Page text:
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Thread: Where to start? Part II - The adventures of a newbie

  1. #1
    Mario Xavier's Avatar
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    Mario

    Where to start? Part II - The adventures of a newbie

    Hello, I am Xavier the enigma.

    It's almost been a week since I joined this site and 2 days since I received my camera. I'm still very much a novice of course but the things I've learned so far have to be applied so I can understand them better. So today I shook off the fears of manual mode and forgot about trying to be a prodigy. I romped around downtown snapping pictures to the best of my ability.

    I'm going to need a tripod sooner than I thought because I'm not very steady, especially when I'm freezing. If I may ask again for your guidance and criticism, tolerate me uploading 4 resized images of what I think are my best (out of 150). What would you have done if you were the one capturing that scene?

    Where to start? Part II - The adventures of a newbie

    Where to start? Part II - The adventures of a newbie

    Where to start? Part II - The adventures of a newbie

    Where to start? Part II - The adventures of a newbie
    Last edited by Mario Xavier; 11th December 2010 at 02:57 PM.

  2. #2
    pwnage101's Avatar
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    Troy

    Re: Where to start? Part II - The adventures of a newbie

    I think the second and last images need a bit more contrast. Using the last image as an example, here's how I would approach it:

    Where to start? Part II - The adventures of a newbie

    Bring the leftmost and rightmost vertexes towards the center until they intersect the graph. Then add vertexes in the center that form an S curve, but keep it subtle.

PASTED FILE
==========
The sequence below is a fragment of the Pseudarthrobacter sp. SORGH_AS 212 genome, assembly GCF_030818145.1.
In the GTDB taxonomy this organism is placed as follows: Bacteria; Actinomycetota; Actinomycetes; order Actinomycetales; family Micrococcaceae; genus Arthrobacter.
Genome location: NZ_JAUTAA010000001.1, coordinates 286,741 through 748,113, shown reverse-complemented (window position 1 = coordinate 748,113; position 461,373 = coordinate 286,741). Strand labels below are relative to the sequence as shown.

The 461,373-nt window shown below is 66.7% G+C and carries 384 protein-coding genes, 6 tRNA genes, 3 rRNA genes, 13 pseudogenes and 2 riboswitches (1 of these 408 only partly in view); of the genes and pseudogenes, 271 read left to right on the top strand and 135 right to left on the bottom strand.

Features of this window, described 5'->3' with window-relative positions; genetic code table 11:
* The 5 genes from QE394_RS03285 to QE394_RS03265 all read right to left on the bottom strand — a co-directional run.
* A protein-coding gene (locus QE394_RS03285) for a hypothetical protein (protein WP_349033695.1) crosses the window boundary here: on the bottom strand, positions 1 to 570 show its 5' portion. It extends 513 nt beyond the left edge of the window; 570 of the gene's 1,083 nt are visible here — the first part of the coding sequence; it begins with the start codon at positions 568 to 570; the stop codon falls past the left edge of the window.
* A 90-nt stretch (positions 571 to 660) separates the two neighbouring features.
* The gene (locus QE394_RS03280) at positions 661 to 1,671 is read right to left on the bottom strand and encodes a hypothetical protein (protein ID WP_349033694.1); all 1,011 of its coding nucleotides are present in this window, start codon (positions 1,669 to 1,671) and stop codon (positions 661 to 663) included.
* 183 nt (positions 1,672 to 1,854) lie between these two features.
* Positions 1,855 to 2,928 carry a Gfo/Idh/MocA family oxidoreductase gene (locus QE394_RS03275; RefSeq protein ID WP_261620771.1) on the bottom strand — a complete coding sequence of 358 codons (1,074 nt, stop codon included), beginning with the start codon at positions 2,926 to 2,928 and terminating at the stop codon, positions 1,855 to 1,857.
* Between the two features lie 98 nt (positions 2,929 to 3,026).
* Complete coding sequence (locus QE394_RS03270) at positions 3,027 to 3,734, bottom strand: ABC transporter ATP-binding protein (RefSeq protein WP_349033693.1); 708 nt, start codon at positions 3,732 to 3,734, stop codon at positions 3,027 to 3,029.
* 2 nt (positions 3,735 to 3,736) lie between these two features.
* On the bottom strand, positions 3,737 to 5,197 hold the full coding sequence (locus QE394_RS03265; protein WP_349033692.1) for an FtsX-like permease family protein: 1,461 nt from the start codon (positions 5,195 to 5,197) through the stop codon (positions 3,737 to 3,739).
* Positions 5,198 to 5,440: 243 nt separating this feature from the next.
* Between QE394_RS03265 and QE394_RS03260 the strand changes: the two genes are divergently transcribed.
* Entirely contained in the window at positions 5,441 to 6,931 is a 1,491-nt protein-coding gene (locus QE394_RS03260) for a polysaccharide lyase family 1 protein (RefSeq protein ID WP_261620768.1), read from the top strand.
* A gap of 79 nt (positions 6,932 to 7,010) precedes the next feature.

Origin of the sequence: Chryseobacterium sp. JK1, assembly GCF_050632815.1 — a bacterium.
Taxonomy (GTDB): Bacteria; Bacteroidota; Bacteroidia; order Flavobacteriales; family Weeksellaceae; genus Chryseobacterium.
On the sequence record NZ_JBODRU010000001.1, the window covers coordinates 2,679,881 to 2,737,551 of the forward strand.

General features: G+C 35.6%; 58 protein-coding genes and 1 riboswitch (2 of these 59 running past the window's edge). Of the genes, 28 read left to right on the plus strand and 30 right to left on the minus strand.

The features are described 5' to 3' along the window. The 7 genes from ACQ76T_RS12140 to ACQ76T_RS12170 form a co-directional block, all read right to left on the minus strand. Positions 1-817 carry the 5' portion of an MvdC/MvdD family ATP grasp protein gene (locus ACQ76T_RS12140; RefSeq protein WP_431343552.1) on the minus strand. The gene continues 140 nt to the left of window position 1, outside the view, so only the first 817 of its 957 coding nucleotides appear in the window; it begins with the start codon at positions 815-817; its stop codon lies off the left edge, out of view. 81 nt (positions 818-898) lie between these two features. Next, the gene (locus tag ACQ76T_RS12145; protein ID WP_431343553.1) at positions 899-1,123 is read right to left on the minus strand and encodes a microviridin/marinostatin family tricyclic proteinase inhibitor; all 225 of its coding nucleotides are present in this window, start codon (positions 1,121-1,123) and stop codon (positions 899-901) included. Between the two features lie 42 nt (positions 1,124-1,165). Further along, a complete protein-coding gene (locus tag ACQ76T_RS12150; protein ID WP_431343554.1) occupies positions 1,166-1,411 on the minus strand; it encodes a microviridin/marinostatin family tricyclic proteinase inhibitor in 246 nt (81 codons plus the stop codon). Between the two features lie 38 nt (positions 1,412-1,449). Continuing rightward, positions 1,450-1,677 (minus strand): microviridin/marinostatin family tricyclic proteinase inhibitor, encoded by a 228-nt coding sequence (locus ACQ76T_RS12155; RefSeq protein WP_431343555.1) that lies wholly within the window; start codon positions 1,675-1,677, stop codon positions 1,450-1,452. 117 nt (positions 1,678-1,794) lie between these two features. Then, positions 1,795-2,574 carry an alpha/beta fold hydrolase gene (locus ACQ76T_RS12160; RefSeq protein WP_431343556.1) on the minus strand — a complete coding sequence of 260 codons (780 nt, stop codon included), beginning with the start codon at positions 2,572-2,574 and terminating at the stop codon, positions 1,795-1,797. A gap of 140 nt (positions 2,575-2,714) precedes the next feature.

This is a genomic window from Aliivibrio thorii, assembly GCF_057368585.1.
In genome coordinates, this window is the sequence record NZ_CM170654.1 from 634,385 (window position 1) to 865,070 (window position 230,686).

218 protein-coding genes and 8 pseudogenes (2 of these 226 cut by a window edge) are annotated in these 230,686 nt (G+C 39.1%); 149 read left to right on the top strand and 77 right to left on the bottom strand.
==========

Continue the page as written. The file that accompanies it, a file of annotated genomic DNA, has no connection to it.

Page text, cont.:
Where to start? Part II - The adventures of a newbie

    Increasing contrast often makes the colors more vibrant. If this is a good thing, then you've hit two birds with one stone. Otherwise you can decrease saturation with another adjustment layer.

  3. #3
    Shadowman's Avatar
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    Re: Where to start? Part II - The adventures of a newbie

    Except for the first photo it doesn't look like you have a center of interest in any of the photos. So it's hard to really comment except to say most are out of focus. Maybe you should start inside and photograph a few household items under one particular light source or even use window lighting. This would help you on your focusing techniques and if the photos still come out blurry try putting the camera on a firm surface. Still life photos are just as much fun to shoot and just as challenging as landscape and cityscapes.

  4. #4
    Moderator Dave Humphries's Avatar
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    Re: Where to start? Part II - The adventures of a newbie

    Another piece of advice is before you take a picture, look at both sides, top and bottom of the viewfinder frame and 'level up' the camera, then very gently squeeze the shutter button (so as not to tilt the camera).

    I like the composition of #4, definitely better with Troy's PP to enhance contrast.

    Take it one step at a time, and you'll make improvements,

  5. #5

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    Re: Where to start? Part II - The adventures of a newbie

    Well I can't see any serious errors there, Xavier, but those subject angles would be very difficult for an experienced photographer to work with. So, like Dave said, I would suggest taking a lot more time thinking about the shot before clicking the shutter.

    A tripod can be a great help in the right circumstances, but they can also be fiddly and time consuming to set up, and you can't easily carry them around when fully extended.

    So I would also suggest watching your shutter speed and trying hand held shots at a reasonable shutter speed, say 1/200 or more, depending on lens. But don't forget the aperture, either. You may need to adjust your ISO to get a good balance between aperture and shutter speed.

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